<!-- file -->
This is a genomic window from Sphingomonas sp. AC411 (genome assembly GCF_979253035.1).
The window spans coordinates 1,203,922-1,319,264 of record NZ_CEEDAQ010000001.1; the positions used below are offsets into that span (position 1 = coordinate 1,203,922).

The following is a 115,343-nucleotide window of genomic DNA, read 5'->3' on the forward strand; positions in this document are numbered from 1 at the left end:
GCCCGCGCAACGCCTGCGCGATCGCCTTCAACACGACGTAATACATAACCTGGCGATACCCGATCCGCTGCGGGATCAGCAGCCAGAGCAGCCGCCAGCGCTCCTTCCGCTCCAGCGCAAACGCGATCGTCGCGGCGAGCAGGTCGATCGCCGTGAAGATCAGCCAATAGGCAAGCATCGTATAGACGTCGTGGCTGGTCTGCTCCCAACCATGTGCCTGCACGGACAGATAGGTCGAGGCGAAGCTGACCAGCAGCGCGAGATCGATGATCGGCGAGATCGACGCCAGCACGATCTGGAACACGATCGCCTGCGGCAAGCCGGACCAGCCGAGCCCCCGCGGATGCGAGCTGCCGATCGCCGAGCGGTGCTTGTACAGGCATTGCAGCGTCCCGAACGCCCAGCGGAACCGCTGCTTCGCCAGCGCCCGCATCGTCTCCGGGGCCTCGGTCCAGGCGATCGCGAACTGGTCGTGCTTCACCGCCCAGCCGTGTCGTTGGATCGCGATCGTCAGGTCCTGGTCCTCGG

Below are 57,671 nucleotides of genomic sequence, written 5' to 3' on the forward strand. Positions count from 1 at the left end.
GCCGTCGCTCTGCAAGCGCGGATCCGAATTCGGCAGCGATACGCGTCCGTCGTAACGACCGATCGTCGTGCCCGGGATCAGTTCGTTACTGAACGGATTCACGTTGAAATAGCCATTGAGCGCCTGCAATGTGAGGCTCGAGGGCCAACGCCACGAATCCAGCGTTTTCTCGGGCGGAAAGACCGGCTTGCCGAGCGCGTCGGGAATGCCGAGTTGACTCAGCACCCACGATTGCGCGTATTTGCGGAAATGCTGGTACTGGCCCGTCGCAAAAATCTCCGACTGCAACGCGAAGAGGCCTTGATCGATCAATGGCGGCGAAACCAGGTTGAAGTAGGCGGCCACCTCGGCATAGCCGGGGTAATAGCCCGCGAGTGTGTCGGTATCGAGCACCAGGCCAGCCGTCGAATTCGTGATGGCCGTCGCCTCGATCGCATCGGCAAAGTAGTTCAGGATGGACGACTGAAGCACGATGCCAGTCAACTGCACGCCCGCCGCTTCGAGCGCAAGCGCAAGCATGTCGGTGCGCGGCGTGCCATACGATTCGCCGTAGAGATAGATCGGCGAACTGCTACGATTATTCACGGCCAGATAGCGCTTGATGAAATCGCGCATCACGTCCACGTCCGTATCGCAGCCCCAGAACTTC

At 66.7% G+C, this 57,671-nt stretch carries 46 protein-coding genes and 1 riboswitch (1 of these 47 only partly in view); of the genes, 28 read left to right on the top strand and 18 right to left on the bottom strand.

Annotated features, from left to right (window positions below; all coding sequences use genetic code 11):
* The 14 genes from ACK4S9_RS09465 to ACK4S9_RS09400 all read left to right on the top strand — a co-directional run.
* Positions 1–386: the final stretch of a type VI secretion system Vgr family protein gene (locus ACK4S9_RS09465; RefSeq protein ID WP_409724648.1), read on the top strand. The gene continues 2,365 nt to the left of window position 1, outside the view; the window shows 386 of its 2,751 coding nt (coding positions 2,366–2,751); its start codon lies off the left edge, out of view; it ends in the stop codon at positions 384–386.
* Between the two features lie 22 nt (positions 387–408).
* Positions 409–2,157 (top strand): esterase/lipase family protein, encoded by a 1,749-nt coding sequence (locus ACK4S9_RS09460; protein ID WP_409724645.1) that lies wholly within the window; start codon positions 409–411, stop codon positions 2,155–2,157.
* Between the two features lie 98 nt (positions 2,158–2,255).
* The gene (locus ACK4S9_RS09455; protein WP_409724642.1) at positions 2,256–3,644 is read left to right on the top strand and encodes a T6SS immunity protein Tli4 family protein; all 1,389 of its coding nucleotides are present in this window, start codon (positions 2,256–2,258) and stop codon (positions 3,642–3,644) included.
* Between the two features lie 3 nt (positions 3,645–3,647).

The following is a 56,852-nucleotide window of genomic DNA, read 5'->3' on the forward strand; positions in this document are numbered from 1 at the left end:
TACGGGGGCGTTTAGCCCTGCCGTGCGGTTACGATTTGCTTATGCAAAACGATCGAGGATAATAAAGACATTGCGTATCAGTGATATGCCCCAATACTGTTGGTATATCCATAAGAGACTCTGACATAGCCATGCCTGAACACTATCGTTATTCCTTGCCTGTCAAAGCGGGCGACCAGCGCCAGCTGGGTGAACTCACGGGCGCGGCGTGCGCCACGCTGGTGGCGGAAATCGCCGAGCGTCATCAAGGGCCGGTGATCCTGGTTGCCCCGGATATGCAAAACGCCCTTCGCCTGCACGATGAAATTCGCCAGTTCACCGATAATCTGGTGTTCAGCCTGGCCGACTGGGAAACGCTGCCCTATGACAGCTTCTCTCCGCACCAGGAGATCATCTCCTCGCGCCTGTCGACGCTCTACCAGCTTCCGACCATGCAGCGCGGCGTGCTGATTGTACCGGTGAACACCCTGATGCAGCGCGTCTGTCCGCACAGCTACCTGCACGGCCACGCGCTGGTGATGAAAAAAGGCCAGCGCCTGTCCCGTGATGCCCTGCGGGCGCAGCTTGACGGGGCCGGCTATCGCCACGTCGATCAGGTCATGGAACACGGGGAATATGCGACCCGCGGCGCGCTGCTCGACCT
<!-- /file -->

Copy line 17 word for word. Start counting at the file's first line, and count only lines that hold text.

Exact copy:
TACGGGGGCGTTTAGCCCTGCCGTGCGGTTACGATTTGCTTATGCAAAACGATCGAGGATAATAAAGACATTGCGTATCAGTGATATGCCCCAATACTGTTGGTATATCCATAAGAGACTCTGACATAGCCATGCCTGAACACTATCGTTATTCCTTGCCTGTCAAAGCGGGCGACCAGCGCCAGCTGGGTGAACTCACGGGCGCGGCGTGCGCCACGCTGGTGGCGGAAATCGCCGAGCGTCATCAAGGGCCGGTGATCCTGGTTGCCCCGGATATGCAAAACGCCCTTCGCCTGCACGATGAAATTCGCCAGTTCACCGATAATCTGGTGTTCAGCCTGGCCGACTGGGAAACGCTGCCCTATGACAGCTTCTCTCCGCACCAGGAGATCATCTCCTCGCGCCTGTCGACGCTCTACCAGCTTCCGACCATGCAGCGCGGCGTGCTGATTGTACCGGTGAACACCCTGATGCAGCGCGTCTGTCCGCACAGCTACCTGCACGGCCACGCGCTGGTGATGAAAAAAGGCCAGCGCCTGTCCCGTGATGCCCTGCGGGCGCAGCTTGACGGGGCCGGCTATCGCCACGTCGATCAGGTCATGGAACACGGGGAATATGCGACCCGCGGCGCGCTGCTCGACCT